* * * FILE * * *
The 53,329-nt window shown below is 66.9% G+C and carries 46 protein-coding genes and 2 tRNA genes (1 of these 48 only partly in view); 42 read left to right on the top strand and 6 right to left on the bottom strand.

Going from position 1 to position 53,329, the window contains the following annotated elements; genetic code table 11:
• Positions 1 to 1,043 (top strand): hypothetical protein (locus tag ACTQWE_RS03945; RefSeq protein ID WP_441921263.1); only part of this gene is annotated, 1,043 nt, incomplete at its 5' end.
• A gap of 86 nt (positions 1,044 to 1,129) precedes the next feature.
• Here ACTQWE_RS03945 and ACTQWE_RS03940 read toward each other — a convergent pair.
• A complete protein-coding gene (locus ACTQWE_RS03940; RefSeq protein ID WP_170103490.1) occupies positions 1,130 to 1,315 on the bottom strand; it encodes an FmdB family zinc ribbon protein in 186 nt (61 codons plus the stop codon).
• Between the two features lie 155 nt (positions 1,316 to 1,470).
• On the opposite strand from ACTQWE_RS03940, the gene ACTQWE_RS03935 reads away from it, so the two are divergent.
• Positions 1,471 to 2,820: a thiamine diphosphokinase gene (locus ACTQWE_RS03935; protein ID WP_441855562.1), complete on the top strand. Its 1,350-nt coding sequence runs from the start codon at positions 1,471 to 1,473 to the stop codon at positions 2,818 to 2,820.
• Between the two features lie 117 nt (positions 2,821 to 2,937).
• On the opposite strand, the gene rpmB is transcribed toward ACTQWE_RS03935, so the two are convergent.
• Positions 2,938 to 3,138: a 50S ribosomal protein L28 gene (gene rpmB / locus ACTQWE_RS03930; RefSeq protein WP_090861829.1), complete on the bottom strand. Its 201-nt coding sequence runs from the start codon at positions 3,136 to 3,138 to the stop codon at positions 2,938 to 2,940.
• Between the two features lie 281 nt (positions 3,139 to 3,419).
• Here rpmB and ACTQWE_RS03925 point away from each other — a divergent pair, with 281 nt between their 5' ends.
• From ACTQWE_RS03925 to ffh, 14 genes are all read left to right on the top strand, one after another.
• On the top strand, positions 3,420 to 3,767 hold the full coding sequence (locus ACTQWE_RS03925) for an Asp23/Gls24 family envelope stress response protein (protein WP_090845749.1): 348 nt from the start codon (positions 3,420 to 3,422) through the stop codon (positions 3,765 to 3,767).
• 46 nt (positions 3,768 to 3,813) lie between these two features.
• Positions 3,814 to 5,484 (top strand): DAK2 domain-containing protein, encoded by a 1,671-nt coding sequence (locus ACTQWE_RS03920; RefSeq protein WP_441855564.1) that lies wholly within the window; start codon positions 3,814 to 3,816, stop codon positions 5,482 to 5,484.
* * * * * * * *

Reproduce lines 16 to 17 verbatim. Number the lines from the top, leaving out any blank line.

• On the top strand, positions 3,420 to 3,767 hold the full coding sequence (locus ACTQWE_RS03925) for an Asp23/Gls24 family envelope stress response protein (protein WP_090845749.1): 348 nt from the start codon (positions 3,420 to 3,422) through the stop codon (positions 3,765 to 3,767).
• 46 nt (positions 3,768 to 3,813) lie between these two features.